Computer and VR Researchers at Purdue University have gone deep into the hand’s near endless complexity to bring us DeepHand, the next generation of virtual manual systems.
In the near future we will manipulate virtual objects as second nature. Our children won’t differentiate between virtual and real word actions because the interface between the two will be seamless. To realise that future there are groups like that led by Purdue’s Karthik Ramani, professor of mechanical engineering and director of the university’s C Design Lab.
At present users wear headsets or use their smartphones to interact with the video and graphic images generated in VR and AR. Whether users are partially or fully immersed they have to use their hands to make things happen. “In both cases, these systems must be able to see and interpret what the user’s hands are doing,” said Karthik “If your hands can’t interact with the virtual world, you can’t do anything.”
Learning By Hand
DeepHand, uses a “convolutional neural network” that mimics the human brain and is capable of ‘deep learning’ to understand the hand’s complex variability of joint angles and contortions. A depth-sensing camera captures the user’s hand and specialised algorithms interpret hand movements. “We figure out where your hands are and where your fingers are and all the motions of the hands and fingers in real time,” said Karthik.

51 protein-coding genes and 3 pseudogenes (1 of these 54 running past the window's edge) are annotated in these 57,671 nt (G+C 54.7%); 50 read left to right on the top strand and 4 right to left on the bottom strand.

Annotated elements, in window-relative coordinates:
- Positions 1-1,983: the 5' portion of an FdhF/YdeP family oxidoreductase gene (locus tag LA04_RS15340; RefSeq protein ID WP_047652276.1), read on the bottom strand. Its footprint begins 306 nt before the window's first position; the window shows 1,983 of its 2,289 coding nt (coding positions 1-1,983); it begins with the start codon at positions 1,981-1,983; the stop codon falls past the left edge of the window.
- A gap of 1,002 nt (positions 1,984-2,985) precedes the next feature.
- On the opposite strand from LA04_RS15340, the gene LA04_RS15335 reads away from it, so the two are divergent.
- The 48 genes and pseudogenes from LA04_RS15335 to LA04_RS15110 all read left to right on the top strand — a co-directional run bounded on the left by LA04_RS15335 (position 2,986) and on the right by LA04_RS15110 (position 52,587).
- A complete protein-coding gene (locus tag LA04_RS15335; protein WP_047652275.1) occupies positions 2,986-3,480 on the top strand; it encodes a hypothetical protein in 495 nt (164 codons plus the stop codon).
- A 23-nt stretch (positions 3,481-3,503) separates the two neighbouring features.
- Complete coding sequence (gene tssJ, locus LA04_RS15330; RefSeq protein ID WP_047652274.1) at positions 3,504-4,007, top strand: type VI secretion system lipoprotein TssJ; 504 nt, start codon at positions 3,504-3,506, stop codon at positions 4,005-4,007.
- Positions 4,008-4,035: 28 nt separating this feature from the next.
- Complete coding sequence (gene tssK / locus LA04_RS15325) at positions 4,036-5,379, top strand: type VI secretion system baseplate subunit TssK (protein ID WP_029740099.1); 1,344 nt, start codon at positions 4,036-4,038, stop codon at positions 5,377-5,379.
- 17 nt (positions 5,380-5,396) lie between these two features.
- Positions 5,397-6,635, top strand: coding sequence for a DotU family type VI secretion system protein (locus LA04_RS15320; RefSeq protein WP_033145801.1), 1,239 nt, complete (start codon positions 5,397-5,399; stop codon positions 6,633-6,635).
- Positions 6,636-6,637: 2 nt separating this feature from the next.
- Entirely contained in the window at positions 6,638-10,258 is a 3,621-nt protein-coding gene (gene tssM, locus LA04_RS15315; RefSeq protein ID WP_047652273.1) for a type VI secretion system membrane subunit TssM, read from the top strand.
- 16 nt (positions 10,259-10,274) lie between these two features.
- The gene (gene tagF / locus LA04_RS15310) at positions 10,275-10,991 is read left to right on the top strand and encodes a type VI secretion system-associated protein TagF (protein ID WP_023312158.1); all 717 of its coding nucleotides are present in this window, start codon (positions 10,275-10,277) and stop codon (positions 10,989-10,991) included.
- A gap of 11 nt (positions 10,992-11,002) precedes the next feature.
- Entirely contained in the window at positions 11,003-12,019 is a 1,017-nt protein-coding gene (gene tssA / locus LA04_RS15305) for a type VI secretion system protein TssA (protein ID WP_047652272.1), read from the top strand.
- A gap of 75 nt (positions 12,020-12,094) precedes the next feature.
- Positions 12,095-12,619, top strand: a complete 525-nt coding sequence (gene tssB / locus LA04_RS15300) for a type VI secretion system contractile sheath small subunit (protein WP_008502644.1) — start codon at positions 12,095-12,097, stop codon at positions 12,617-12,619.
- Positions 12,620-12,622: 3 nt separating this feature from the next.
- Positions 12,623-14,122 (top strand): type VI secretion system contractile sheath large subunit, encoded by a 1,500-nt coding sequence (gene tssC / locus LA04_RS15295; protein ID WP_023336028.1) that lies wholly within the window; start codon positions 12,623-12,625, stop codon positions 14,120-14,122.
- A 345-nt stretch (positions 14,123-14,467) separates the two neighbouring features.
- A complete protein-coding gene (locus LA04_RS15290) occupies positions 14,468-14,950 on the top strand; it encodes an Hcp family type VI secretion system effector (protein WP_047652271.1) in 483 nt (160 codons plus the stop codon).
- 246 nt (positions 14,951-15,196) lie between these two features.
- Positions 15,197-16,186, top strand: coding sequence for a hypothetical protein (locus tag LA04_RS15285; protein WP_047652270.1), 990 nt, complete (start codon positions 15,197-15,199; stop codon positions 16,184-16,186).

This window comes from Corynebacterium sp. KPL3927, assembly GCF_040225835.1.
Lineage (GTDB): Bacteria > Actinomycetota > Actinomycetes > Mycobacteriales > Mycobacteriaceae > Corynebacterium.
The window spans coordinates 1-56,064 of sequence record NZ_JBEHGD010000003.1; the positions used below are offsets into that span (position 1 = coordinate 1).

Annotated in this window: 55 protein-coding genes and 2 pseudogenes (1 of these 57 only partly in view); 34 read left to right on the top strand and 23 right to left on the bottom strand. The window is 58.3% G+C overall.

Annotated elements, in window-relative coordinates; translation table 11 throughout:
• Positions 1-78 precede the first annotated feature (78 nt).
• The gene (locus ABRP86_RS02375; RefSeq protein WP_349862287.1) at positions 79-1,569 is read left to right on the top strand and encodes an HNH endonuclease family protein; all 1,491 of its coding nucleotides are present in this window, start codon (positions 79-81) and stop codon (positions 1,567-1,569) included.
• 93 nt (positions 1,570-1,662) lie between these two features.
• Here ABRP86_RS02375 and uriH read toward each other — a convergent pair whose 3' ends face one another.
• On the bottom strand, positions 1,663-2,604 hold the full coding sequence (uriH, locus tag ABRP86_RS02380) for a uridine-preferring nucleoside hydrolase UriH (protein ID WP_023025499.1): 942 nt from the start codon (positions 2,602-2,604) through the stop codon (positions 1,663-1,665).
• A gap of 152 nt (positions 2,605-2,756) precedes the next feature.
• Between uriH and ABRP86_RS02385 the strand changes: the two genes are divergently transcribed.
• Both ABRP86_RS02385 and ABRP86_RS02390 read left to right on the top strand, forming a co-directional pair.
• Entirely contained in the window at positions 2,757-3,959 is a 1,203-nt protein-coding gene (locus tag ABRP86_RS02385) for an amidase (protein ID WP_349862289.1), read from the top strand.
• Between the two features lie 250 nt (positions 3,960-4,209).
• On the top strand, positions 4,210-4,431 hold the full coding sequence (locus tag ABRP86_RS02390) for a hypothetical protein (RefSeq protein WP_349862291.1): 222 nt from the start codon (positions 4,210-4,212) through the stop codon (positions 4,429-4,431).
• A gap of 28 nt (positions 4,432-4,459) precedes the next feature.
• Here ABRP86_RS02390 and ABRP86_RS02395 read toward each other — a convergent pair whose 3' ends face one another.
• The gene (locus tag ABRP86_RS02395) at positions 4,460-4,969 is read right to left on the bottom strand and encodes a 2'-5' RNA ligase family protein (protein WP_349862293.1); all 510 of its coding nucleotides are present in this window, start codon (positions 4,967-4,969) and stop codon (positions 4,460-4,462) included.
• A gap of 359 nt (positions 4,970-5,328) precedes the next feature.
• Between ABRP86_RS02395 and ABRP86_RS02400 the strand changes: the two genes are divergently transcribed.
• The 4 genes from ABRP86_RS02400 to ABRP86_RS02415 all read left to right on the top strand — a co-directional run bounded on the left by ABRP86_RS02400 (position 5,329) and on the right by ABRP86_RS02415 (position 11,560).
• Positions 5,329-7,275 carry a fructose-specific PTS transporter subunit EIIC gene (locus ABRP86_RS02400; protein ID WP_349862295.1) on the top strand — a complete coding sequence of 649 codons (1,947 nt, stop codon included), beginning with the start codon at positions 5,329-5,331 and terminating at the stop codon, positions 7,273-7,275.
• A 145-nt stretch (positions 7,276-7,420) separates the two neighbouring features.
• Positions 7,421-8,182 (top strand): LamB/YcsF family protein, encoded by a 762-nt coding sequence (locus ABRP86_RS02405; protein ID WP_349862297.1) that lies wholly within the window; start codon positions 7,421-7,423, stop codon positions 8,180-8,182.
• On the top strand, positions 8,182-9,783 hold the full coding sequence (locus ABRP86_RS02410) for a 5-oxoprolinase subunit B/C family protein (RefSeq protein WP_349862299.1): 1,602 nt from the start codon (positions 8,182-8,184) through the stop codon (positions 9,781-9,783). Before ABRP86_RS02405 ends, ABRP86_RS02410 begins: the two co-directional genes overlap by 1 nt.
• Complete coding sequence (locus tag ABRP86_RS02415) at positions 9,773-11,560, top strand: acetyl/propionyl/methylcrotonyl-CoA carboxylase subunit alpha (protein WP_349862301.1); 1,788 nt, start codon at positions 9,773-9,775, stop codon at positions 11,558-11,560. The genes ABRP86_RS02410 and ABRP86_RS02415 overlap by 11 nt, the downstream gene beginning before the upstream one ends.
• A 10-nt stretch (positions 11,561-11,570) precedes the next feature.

“It’s called a spatial user interface because you are interfacing with the computer in space instead of on a touch screen or keyboard,” he added. “Say the user wants to pick up items from a virtual desktop, drive a virtual car or produce virtual pottery. The hands are obviously key.”
Millions of Poses
DeepHand’s team of researchers includes doctoral students Ayan Sinha and Chiho Choi alongside Professor Ramani. Importantly the team trained DeepHand with a database of 2.5 million hand poses and configurations. Positions for finger joints were given ‘feature vectors’ allowing them to be retrieved quickly. “We identify angles in the hand, and we look at how these angles change, and these configurations are represented by a set of numbers,” Sinha revealed.
DeepHand then selects the ones that best fit what the camera sees from the database. In effect ‘spatial nearest neighbours’ are identified for each hand position. Training the system for these hand positions requires a large amount of computing power, but once it has been trained it can run on a standard computer. “The idea is similar to the Netflix algorithm, which is able to select recommended movies for specific customers based on a record of previous movies purchased by that customer,” said Karthik.
The Purdue C Design Lab also co-sponsors a conference workshop supported by the National Science Foundation, Facebook and Oculus, called Observing and Understanding Hands in Action. For more technical information on DeepHand, see the video below.